Vast majority do not see him returning to ‘NBC Nightly News’
By Bill Cromwell, MediaLifeMagazine.com
February 13, 2015
While the network has suspended the anchor for six months for exaggerating about coming under fire while covering the Iraq War, media people predict he will be eased out permanently before that suspension ends.
That’s according to a poll on Media Life asking readers to weigh in on the whole Williams mess.
Asked whether Williams will ever anchor “Nightly News” again, the vast majority of readers, 79 percent, said no.
Just 21 percent think he will return.
“Sadly, he threw away his credibility and thus, his career,” wrote one reader.
“They should fire Williams. That sends a clear message to viewers that NBC News stands for journalistic integrity. The network is buying time by suspending him when they should make a break with him and move on,” opined another.
Williams’ newscast has led among total viewers for years, but readers do not think that lead will last with Lester Holt filling in for the next six months.
Asked if “Nightly News” will stay No. 1, 75 percent of readers predicted no. Just 25 percent said yes.
Readers think Williams deserved his punishment. Asked to rate how serious his transgression was, 52 percent said serious, while 29 percent said extremely serious.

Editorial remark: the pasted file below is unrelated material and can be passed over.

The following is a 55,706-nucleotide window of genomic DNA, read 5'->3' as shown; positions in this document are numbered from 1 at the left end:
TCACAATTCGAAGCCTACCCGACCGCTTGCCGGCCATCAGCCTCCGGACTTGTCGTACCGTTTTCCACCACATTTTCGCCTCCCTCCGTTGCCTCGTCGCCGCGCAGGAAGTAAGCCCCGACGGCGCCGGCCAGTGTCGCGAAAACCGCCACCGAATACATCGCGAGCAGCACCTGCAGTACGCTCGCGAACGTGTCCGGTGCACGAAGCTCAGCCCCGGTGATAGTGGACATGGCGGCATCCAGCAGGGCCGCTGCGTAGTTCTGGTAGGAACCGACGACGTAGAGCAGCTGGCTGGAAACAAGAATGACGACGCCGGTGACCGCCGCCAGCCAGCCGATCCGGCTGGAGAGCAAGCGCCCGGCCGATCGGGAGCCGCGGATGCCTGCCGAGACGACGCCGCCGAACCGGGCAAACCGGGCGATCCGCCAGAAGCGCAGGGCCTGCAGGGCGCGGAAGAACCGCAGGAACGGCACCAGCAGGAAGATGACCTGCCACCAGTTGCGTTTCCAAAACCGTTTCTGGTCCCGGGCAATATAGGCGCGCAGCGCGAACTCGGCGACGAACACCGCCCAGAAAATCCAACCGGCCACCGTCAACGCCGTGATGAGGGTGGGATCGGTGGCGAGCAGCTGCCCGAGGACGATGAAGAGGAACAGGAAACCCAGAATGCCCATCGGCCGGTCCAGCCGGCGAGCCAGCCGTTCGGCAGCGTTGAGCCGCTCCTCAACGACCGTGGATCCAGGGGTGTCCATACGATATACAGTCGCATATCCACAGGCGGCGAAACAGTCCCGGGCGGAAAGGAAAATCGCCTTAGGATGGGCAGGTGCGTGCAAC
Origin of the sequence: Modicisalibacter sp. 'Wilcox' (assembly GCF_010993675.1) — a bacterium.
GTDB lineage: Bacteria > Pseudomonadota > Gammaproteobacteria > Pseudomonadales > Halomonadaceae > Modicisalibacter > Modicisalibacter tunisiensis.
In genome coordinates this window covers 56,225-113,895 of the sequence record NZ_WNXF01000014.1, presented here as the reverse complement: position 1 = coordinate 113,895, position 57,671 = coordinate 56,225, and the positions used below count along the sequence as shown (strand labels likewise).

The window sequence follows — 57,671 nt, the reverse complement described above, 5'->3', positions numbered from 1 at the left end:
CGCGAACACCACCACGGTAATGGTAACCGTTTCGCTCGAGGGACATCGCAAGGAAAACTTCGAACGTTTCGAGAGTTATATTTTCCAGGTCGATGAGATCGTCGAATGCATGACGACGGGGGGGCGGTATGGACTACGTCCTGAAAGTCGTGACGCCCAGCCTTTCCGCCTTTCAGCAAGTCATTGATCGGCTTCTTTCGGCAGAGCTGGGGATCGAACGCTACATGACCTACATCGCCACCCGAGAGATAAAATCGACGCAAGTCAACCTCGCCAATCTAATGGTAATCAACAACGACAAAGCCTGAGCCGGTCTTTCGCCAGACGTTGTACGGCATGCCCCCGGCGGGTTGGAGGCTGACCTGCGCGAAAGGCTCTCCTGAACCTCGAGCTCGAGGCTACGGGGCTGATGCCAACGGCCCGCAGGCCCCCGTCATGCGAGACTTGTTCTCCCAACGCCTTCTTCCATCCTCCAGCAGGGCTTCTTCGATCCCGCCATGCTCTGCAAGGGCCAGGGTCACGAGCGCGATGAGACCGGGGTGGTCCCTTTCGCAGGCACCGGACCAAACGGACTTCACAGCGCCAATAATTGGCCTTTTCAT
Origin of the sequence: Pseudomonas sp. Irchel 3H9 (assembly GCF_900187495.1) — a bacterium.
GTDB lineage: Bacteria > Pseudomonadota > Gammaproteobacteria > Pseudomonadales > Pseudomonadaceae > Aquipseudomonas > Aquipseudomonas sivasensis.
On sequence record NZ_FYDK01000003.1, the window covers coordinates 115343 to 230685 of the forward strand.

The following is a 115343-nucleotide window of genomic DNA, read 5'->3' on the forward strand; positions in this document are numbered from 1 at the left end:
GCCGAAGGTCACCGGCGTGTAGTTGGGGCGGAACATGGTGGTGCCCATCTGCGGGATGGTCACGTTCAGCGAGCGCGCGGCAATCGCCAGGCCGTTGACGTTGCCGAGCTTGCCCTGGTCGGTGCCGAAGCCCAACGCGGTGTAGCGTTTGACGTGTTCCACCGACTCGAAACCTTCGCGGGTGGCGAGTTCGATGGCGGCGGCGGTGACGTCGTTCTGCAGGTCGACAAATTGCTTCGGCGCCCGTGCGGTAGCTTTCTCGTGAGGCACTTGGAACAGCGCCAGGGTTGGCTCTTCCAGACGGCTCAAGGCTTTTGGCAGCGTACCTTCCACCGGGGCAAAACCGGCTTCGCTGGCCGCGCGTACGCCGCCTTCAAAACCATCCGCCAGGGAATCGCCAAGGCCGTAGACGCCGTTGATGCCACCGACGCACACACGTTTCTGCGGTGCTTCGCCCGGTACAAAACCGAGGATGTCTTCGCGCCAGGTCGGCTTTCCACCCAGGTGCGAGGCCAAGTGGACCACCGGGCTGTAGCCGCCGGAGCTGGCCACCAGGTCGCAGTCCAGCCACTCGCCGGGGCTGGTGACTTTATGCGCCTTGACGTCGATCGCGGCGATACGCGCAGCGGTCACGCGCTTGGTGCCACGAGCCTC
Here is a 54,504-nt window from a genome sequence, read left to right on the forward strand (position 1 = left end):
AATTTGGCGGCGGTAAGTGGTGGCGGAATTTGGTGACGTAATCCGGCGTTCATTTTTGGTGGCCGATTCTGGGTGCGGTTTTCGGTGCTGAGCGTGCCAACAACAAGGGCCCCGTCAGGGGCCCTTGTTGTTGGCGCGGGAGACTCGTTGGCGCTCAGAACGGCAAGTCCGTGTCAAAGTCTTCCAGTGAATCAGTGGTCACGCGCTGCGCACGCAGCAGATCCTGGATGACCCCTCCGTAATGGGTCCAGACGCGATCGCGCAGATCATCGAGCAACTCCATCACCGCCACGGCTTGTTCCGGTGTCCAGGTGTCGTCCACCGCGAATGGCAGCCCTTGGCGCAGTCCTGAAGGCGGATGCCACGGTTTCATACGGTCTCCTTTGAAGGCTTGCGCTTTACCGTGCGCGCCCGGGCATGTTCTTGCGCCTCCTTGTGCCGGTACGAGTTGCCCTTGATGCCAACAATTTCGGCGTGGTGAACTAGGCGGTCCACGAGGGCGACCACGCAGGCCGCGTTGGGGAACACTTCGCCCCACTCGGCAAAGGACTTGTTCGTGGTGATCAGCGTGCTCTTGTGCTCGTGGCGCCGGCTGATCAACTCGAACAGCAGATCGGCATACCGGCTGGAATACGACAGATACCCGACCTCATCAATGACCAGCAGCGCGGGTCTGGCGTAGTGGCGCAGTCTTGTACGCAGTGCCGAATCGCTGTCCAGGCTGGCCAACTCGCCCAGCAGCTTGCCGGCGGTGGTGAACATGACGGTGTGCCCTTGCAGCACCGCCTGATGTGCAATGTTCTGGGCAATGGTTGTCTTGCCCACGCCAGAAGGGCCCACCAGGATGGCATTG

Thirteen percent said it was not serious, and 6 percent deemed it “no big deal at all.”
Readers also think NBC made the right call on the suspension, largely because the network does not have a succession plan in place and needed to buy time.
Media Life asked, “Did NBC News make the right call in suspending Williams for six months?” and the largest share, 38 percent, answered, “Yes. The network has no obvious successor to Williams. It needs to buy time to find the right person.”
Another 22 percent said NBC made the right call because Williams should be punished but not fired. Another 21 percent said that NBC messed up. While Williams should have been punished, they said, a long suspension was just silly.
Just 14 percent said Williams’ punishment outweighed the crime.
Readers think Williams’ gaffe has had a huge impact on NBC News’ credibility. Media Life asked which news organization was the best before the debacle began, and 37 percent picked NBC, with CBS in second place at 31 percent.
But post-Williams suspension, readers have changed their view. Now just 20 percent say NBC is best, with CBS and ABC both moving ahead of their rival.
Finally, Media Life asked readers what Williams should do during his suspension. The largest share, 34 percent, advised him to stop making public appearances, while another 25 percent said he should “wait out his suspension and return to the air a quieter, humbler anchor.”
And 16 percent would like to see him take over as host of “The Daily Show” for the soon-to-retire Jon Stewart.